DENVER (AP) — They use the court as their canvas, seeing passing lanes and paths to victory that others in their sports simply cannot.
For Novak Djokovic, it’s tennis. For Nikola Jokic, it’s basketball. For their home country of Serbia, June is shaping up as a month no sports fan there will ever forget.
Two once-in-a-generation athletes who grew up about 2 1/2 hours apart in a country not much more populous than Colorado are in the hunt to win titles that could stamp both their names in the history books.
A Serbian sweep — at the French Open and in the NBA Finals — would give Djokovic a record-setting 23rd grand slam; it would give Jokic his first NBA title and would finally bring a basketball championship to his new hometown of Denver.
They are not tight — “I don’t have his number, to be honest,” Jokic says — but they are following each other right now, each one duly impressed by what their fellow countryman is accomplishing.
“NBA league is the biggest and most important basketball league in the world,” Djokovic said during a recent interview at the French Open, where he is seeded third and set for his quarterfinal match on Tuesday. “To be able to be the best player in that league for three years in a row is just stunning.”
Jokic won the league’s MVP honor in 2021 and 2022 but was passed over this season by Joel Embiid of the 76ers — a move that felt like a shun to Denver fans. Djokovic, too, knows what it’s like to not be everybody’s favorite. Even though no man surpasses his Grand Slam total, the tennis world has often found reasons to prefer the other greats of his era, Roger Federer and Rafael Nadal, over the player some call “Djoker.”
Though the two Jokers play diametrically different sports — the best basketball teams thrive on teamwork, while the best tennis players master a one-on-one game where the fiercest opponent is often themselves — they’re similar in more ways than you might expect.
Their professions require peak conditioning, something both men lacked in their early years as pros. Djokovic quit during his second-round match at the 2005 French Open, and stopped after losing the first two sets of his quarterfinal the next year at Roland Garros against Rafael Nadal, citing a bad back. Blisters, dizziness, sore throats and difficulty breathing also hampered him over his career.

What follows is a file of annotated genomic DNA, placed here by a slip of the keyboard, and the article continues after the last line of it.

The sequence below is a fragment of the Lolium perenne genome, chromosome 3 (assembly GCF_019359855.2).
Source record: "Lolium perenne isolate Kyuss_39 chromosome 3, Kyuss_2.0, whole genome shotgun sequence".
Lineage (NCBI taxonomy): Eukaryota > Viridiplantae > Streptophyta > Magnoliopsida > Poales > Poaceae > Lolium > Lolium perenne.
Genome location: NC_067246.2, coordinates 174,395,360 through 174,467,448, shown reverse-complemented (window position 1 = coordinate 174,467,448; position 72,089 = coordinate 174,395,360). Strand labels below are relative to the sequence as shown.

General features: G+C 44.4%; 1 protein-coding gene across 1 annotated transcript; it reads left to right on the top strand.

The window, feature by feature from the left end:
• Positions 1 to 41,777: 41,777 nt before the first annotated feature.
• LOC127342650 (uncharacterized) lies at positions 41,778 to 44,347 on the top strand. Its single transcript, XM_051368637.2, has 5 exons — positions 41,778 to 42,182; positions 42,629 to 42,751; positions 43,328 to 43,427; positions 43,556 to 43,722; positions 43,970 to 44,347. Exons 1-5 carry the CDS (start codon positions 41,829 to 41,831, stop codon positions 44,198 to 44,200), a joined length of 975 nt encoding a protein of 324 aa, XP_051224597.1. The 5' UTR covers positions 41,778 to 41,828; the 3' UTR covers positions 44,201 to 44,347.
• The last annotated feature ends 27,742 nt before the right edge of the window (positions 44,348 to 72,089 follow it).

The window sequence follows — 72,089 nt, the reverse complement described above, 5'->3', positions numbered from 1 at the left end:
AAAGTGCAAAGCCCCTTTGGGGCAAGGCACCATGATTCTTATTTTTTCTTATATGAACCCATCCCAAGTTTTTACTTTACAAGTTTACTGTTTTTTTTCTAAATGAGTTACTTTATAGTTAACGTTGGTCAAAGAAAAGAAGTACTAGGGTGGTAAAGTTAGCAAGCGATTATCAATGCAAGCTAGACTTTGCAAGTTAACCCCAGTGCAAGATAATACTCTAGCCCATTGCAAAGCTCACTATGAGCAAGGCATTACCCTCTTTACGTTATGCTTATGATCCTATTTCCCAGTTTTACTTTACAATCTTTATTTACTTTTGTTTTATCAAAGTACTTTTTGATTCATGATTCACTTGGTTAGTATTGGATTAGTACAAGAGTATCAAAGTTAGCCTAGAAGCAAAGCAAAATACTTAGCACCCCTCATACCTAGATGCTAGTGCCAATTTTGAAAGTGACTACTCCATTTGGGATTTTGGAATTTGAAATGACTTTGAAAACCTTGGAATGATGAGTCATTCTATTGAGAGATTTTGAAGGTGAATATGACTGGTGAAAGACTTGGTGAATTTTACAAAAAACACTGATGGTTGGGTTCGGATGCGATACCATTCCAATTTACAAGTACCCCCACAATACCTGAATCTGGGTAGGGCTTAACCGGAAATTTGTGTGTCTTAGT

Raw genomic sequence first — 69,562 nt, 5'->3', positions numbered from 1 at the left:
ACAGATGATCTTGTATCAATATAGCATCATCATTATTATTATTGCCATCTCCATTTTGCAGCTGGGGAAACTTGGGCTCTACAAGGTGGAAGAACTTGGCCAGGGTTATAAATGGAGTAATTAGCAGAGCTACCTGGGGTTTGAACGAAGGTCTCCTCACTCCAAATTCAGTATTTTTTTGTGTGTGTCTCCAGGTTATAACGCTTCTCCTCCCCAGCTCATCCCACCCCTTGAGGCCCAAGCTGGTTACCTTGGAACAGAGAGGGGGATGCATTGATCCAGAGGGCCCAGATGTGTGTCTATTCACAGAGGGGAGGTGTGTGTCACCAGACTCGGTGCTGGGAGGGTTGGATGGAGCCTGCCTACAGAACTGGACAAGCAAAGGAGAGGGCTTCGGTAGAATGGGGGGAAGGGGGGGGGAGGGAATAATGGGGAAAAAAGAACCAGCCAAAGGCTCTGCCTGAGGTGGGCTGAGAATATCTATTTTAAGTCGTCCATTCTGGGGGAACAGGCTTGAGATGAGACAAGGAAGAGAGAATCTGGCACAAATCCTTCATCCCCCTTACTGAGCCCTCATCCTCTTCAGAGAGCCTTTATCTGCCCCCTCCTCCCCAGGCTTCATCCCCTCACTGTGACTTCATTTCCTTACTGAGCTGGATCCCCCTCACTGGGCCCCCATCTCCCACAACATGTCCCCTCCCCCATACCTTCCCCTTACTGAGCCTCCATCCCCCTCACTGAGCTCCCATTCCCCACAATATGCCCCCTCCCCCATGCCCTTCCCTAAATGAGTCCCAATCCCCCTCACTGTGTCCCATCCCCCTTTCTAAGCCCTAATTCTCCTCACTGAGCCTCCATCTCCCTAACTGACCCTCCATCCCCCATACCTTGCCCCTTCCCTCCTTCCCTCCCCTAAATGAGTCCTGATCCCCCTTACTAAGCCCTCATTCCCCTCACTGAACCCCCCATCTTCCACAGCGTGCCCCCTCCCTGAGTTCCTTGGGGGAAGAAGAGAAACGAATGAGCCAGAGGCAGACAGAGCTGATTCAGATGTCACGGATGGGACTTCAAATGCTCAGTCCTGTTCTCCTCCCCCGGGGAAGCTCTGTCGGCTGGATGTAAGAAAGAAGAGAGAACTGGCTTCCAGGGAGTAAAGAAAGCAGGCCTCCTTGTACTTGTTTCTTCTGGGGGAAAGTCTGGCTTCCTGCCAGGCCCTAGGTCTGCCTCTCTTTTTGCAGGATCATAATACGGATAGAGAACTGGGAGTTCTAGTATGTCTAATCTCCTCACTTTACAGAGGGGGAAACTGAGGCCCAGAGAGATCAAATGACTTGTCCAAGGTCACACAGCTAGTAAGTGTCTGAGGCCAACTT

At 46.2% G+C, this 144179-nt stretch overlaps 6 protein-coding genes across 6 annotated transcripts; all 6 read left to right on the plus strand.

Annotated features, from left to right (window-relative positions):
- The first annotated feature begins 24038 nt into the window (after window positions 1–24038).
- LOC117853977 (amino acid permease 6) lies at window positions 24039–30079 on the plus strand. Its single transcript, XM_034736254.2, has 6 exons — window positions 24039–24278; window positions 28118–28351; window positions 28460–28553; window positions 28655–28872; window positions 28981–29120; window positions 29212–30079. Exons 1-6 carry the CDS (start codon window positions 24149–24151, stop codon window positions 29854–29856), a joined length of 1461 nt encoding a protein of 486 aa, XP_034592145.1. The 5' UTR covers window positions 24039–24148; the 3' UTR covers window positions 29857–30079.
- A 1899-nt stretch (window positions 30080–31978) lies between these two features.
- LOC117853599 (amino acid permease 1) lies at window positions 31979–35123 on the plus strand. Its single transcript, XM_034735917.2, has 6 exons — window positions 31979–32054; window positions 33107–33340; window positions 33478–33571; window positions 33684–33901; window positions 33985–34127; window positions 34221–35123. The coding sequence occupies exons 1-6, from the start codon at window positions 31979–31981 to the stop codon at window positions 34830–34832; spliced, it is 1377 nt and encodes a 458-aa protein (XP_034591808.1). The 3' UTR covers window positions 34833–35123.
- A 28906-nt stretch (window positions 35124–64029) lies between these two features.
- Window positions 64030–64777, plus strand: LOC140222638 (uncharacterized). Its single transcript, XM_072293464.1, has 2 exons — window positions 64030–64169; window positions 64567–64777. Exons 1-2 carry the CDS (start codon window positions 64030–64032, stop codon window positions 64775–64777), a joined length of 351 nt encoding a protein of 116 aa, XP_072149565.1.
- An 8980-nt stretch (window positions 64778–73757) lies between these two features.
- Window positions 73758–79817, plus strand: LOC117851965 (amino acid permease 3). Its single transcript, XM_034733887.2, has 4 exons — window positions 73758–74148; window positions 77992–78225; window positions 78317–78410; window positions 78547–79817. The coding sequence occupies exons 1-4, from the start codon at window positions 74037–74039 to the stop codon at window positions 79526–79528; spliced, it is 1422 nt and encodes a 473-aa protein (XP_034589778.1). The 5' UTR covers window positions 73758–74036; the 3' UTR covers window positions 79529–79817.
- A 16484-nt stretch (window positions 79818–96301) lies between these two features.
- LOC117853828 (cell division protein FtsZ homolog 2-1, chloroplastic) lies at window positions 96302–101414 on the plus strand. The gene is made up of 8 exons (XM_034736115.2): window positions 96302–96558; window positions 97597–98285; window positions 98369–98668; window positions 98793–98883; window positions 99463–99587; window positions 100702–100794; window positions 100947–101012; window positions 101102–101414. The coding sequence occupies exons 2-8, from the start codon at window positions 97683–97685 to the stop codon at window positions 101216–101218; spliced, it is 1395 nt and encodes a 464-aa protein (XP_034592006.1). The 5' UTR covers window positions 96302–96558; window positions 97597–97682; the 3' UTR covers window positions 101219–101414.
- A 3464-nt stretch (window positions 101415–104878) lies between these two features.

But Djokovic says a renewed dedication to fitness and a decision to try a gluten-free diet — he even wrote a book about that — both helped. Now, one of Djokovic’s trademarks is his ability to outlast virtually anyone in the most grueling of matches. All but one of his Grand Slam titles have come since he reworked his fitness routine in 2009.
For Jokic, an epiphany came after the Nuggets squandered an 11-point lead in a Game 7 loss to the Trailblazers in the semifinals of the 2019 playoffs. The Nuggets trainer had long been telling Jokic that his ceiling was unlimited if he doubled down on his fitness. Jokic bought in. He lost 20-25 pounds, and though he will never be mistaken for Adonis, or even Djokovic, the difference has been clear.
“Early on, being the best player he could be was not necessarily about a skill set,” Nuggets coach Michael Malone said. “It was about maturing, growing up, handling adversity, dealing with the referees, getting into the best shape of his life, losing weight. I think once that all happened, that kind of coincided with our rise to where we’ve been the last five seasons now.”
The do-it-all big man in basketball and the player ranked first in tennis for more weeks than any other have used their broad platforms in different ways.
Djokovic, who grew up in the Serbian capital of Belgrade, is outspoken and a lightning rod — his refusal to get vaccinated for COVID-19 cost him spots at both the 2022 Australian and U.S. Opens. During his stay in Paris this month, he has drawn criticism from several corners for wading into the topic of clashes between ethnic Serbs and NATO-led peacekeepers in northern Kosovo.
“Drama-free Grand Slam, I don’t think it can happen for me,” Djokovic said. “I guess that drives me, as well.”
Denver’s Joker doesn’t wade into world affairs, and if critiques of his game, or his personality, drive him the way they do Djokovic, Jokic keeps that to himself. He mostly sticks to basketball, doesn’t give many in-depth interviews and his wry sense of humor can sometimes be lost in translation.
Like Djokovic, he’s had moments that made headlines for the wrong reasons: The NBA fined him $25,000 for making a homophobic slur in 2018. There was the small dust-up with Suns owner Mat Ishbia in this year’s playoffs. Perhaps Jokic’s worst on-court moment came against the team the Nuggets are playing for the title. In a 2021 game, Jokic blindsided the Heat’s Markieff Morris after Morris ran hard at him and shoved his shoulder into Jokic’s chest.
“It’s a stupid play. I feel bad. I’m not supposed to react like that,” Jokic said at the time.
These days, that feels like a distant memory.
Hoops fans in Jokic’s hometown of Sombor have been getting together at 2:30 a.m. to watch the Nuggets in the final. Soon enough, many of those fans might see him in person. Jokic comes back home in the offseason to tend to his stable of racehorses.
Djokovic says he finds that to be a hoot, but he respects it.
It’s a window into one more thing the two Jokers seem to have in common: “He’s sticking to his values, his beliefs, and what he cares about,” Djokovic said. “He doesn’t mind what people think of him.”
AP Sports Writers Howard Fendrich and Pat Graham contributed.
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